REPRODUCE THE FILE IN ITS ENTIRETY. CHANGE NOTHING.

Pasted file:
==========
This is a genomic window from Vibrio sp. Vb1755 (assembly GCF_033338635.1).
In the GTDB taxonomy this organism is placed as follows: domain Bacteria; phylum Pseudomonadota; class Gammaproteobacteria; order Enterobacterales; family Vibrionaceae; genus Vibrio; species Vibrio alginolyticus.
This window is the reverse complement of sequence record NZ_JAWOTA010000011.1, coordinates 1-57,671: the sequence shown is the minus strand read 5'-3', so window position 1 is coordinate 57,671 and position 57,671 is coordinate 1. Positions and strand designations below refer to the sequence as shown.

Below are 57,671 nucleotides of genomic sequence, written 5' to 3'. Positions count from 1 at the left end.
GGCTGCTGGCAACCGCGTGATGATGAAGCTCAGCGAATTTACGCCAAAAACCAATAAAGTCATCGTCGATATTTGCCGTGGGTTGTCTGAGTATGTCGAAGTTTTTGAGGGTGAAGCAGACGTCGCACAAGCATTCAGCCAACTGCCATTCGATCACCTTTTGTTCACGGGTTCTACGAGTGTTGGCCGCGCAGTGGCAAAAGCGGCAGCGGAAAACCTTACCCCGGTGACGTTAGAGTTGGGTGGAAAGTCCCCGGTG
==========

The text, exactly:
This is a genomic window from Vibrio sp. Vb1755 (assembly GCF_033338635.1).
In the GTDB taxonomy this organism is placed as follows: domain Bacteria; phylum Pseudomonadota; class Gammaproteobacteria; order Enterobacterales; family Vibrionaceae; genus Vibrio; species Vibrio alginolyticus.
This window is the reverse complement of sequence record NZ_JAWOTA010000011.1, coordinates 1-57,671: the sequence shown is the minus strand read 5'-3', so window position 1 is coordinate 57,671 and position 57,671 is coordinate 1. Positions and strand designations below refer to the sequence as shown.

Below are 57,671 nucleotides of genomic sequence, written 5' to 3'. Positions count from 1 at the left end.
GGCTGCTGGCAACCGCGTGATGATGAAGCTCAGCGAATTTACGCCAAAAACCAATAAAGTCATCGTCGATATTTGCCGTGGGTTGTCTGAGTATGTCGAAGTTTTTGAGGGTGAAGCAGACGTCGCACAAGCATTCAGCCAACTGCCATTCGATCACCTTTTGTTCACGGGTTCTACGAGTGTTGGCCGCGCAGTGGCAAAAGCGGCAGCGGAAAACCTTACCCCGGTGACGTTAGAGTTGGGTGGAAAGTCCCCGGTG